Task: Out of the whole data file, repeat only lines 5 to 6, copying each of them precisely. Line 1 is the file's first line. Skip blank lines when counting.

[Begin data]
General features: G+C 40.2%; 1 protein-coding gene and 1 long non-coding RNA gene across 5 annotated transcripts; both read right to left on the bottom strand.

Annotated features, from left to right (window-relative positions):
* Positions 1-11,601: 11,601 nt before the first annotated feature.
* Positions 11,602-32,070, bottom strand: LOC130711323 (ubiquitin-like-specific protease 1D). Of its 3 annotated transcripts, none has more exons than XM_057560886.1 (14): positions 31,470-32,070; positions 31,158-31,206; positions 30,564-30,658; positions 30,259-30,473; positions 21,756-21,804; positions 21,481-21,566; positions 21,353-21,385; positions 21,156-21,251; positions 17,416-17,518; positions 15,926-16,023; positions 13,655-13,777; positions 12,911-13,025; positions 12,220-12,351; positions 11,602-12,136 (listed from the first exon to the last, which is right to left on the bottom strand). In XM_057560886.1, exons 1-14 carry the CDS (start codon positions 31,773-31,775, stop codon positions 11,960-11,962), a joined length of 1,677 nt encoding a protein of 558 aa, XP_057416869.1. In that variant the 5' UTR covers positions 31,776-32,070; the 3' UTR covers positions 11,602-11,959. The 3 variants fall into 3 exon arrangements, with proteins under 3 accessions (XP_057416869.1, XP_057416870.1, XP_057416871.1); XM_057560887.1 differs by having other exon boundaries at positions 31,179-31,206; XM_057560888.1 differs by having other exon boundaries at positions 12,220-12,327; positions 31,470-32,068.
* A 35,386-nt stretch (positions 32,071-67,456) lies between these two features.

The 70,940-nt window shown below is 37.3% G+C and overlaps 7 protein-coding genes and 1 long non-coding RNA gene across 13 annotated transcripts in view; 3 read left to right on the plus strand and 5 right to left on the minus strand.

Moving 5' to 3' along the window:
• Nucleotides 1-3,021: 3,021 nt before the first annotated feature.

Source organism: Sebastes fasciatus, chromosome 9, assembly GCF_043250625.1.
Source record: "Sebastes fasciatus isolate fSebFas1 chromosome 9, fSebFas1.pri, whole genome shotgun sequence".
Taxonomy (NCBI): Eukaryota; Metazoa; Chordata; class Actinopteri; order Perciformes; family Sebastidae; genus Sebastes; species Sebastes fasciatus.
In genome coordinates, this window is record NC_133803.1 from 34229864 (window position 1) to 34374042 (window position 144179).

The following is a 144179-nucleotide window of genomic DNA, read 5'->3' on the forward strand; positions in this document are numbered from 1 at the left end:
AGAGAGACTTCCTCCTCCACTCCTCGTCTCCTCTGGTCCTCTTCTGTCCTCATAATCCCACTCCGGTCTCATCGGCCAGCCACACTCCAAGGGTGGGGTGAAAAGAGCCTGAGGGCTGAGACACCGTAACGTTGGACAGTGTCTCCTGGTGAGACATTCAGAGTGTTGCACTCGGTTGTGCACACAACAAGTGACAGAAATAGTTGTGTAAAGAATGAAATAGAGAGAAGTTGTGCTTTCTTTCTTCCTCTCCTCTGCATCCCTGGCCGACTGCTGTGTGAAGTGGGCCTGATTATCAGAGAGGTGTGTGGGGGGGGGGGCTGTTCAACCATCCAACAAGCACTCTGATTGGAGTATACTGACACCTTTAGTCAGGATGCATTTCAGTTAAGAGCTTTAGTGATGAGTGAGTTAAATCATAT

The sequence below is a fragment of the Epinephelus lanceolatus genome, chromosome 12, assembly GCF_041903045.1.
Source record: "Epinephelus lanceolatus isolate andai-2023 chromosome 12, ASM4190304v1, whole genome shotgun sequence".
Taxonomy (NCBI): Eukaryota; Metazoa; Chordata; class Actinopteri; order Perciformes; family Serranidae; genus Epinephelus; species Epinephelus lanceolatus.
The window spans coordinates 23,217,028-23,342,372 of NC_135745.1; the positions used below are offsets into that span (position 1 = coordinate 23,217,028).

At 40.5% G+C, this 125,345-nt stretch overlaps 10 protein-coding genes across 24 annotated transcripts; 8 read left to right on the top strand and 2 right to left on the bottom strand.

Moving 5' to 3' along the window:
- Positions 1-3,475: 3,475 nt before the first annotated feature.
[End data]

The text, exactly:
* A 35,386-nt stretch (positions 32,071-67,456) lies between these two features.

The 70,940-nt window shown below is 37.3% G+C and overlaps 7 protein-coding genes and 1 long non-coding RNA gene across 13 annotated transcripts in view; 3 read left to right on the plus strand and 5 right to left on the minus strand.